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A Coconut

cocnut raw

So I was down my local Morrison’s and my girlfriend saw this little guy and was all like “I totally bet you can’t open this“ and I was all like BET I CAN! and then she was all like “I totally bet you can’t make a decent curry though!” and I was all like BET I etc.

So we have two issues here food fans. First off, I really have no idea how to open a coconut without things like drills, machetes and heavy industrial tools. Secondly I am not sure what to make with my ‘nut but figure something like a beef rendang would be cool as that’s what I’ve been told to do by my GF who magically appears with all these ingredients:


Beef, 2 thingies star anise, 2 lemon grass stalks, 5 cherry tomatoes, 1 tspn cumin seeds, 5 cloves garlic, 1 inch cube fresh ginger, a lime, fish sauce, a small red onion, 3 chilies (seeds IN!), bamboo shoots, cinnamon stick. She also presents a tin of coconut milk just in case I don’t get my coconut open.

Which is possible.

You see, the interwebs were not very useful and were far too technical for my liking. But I read somewhere that you can stick it in an oven and the pressure will make the shell crack?

Great idea! Off you go wee guy! 

2014-08-30 18.20.54

Anyway, as my high pressure bomb coconut cooks I prepare the other ingredients…

First up, I fry the finely diced ginger, garlic, onion, cumin seeds, in a large pot:


After about 5 minutes softening I add the beef (it’s shoulder apparently) with the chili:


After the meat has browned on all sides I add a pint and a half water, the lemon grass, cinnamon, star anise:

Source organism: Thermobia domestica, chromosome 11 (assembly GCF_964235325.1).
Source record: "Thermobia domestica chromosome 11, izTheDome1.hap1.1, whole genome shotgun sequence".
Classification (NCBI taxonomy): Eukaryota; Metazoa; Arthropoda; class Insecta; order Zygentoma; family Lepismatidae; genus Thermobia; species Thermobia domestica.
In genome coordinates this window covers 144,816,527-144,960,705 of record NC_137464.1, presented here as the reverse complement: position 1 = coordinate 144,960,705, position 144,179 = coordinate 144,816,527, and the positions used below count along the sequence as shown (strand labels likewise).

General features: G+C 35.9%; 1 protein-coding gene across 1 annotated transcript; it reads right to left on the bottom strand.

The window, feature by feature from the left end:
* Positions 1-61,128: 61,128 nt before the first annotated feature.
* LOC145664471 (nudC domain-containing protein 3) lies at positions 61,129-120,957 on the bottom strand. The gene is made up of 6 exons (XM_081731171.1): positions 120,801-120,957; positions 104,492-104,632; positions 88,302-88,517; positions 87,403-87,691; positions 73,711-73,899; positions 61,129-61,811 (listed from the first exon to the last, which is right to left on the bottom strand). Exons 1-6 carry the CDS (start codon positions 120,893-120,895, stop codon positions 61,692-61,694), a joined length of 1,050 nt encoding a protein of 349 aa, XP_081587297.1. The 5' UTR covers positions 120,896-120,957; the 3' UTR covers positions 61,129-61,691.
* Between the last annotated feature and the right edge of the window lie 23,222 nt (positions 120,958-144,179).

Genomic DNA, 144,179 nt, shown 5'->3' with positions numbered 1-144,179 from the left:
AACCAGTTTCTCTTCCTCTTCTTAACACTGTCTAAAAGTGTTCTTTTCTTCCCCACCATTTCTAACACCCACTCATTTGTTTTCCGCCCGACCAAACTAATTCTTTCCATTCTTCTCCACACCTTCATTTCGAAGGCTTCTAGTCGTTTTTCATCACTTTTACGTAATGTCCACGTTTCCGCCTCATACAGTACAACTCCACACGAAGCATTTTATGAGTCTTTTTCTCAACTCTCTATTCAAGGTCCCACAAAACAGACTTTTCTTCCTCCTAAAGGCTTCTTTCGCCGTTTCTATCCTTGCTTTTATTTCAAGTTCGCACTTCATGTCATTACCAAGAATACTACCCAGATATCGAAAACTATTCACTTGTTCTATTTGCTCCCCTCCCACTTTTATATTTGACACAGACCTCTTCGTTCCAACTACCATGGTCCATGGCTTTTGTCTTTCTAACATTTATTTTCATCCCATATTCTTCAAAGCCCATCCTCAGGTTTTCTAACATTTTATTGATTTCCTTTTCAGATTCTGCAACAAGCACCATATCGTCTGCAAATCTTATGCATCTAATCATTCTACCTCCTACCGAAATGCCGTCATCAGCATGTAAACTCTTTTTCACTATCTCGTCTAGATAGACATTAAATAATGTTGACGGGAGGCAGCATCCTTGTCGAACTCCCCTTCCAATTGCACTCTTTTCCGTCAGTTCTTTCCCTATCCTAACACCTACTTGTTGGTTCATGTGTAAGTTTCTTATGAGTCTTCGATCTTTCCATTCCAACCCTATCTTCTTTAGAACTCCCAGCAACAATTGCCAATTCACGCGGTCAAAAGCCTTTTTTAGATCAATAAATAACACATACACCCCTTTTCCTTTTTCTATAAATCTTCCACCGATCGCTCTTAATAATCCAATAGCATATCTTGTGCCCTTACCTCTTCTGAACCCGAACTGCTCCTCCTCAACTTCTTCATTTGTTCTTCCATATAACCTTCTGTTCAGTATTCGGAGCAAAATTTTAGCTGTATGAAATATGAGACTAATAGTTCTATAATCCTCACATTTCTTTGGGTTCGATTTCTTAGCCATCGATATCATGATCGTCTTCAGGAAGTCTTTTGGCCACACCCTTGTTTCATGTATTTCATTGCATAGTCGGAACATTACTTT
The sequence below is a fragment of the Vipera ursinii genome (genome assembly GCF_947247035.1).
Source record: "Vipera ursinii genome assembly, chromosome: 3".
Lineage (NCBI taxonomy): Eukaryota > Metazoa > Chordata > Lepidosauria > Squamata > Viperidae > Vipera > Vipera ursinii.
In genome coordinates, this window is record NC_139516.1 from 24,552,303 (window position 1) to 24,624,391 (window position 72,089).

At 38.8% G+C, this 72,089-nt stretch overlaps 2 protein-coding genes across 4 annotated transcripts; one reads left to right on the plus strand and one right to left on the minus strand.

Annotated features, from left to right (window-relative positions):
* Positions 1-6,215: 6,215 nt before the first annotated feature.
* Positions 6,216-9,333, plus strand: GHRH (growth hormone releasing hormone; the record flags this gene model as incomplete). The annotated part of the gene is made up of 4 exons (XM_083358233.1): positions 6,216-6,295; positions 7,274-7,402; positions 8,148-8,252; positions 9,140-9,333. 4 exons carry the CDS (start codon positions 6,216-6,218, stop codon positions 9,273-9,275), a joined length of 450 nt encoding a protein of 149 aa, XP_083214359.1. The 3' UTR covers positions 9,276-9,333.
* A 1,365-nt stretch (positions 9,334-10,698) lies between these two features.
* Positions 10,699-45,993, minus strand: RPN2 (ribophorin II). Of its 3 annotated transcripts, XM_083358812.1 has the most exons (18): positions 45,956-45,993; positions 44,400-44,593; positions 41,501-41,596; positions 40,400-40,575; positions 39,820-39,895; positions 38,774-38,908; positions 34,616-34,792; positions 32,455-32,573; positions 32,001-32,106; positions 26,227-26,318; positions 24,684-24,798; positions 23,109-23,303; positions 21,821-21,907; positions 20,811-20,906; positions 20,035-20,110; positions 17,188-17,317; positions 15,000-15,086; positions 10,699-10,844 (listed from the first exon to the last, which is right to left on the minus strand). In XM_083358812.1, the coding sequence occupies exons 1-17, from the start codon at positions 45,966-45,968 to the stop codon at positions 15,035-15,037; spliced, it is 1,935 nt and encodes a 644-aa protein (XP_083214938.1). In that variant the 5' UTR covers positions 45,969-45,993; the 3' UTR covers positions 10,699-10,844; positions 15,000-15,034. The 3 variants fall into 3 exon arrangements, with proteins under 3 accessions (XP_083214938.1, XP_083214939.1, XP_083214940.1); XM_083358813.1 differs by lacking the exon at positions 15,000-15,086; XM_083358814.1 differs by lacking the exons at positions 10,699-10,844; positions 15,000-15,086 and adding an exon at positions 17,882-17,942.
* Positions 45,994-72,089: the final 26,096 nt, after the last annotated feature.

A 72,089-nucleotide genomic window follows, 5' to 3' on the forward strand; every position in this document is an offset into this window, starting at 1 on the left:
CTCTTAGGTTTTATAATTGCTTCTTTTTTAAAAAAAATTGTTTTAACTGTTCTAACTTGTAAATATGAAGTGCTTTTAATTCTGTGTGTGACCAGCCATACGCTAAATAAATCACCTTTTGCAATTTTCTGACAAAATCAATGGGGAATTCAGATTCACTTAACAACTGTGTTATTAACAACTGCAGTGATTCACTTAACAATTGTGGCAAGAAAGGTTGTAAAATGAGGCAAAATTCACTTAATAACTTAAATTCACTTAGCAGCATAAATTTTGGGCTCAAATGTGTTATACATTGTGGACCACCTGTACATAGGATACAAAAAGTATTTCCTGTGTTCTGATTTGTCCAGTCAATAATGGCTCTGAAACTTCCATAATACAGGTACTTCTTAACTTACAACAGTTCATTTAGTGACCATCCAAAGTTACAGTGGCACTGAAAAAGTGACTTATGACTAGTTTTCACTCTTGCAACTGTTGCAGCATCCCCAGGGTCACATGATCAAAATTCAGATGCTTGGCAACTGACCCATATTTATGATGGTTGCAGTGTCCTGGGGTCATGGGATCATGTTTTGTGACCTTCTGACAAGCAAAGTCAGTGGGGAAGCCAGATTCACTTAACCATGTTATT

before cooking

And cover this for around however long it takes for my coconut to crack or explode or whatever.

URGENT UPDATE: after 60 mins at 150 degrees C I can’t understand why the coconut is not ready and it appears I may have done something very silly. You see, the internet says while you can split a coconut in the oven, you should drain it first, which means I have put my GF and her flat mate in a potentially hostile kitchen situation. Cooking on the EDGE I say! Anyway, I’ve turned the oven off and quarantined the entire area. “Lucky we have that tin of coconut milk you knobjockey” says GF. Erm.

UPDATE 2: Ok, drama over. I went into the kitchen and opened the oven and the coconut had cracked already and appeared to be in a diffused state. RESULT!

With the kitchen neutralised I drain and collect the coconut water and add that to the curry:

2014-08-30 19.20.30

Then I extract the white meat (GF says that’s what they call it in Malaysia) and blend with a half pint water:2014-08-30 19.49.19

(FYI the coconut flesh is really nutty and earthy and only subtly coconutty; it’s very very nice, basically)

This is added to the curry along with some new potatoes and left for a further 20 mins:

2014-08-30 20.04.18

After which I add the bamboo shoots and taste (correcting the balance by adding lime juice, fish sauce, honey as required) and then serve:

2014-08-30 20.50.40

Annnnnnd howsittaste?

Better than any Thai or Malaysian or Indian curry I’ve had at any restaurant; I am never going to use tinned coconut again! This dish has such an unusual depth to it thanks to the fresh ingredients. Even the inconsequential decisions such as using cherry tomatoes instead of tomato paste has made a massive difference. I am very impressed and so is the GF who is now reduced to level pegging in our unofficial curry-off

FYI I ended cooking this thing for around three hours so the beef was extra super tender; if you repeat this, bear that in mind in case you start cooking at 8pm or something terribly middle class.

But what do you think food lovers? Have you tried smashing a coconut with a hammer or roasting it in an oven? You have? Great! Then why not tell me all about it on twitter?

Or even huffypost



I write dumb things about food

2 thoughts on “A Coconut

  1. A drill & a hammer will sort out the coconet.
    A pressure cooker is great for making rendang and any other “slow” cooked classics.

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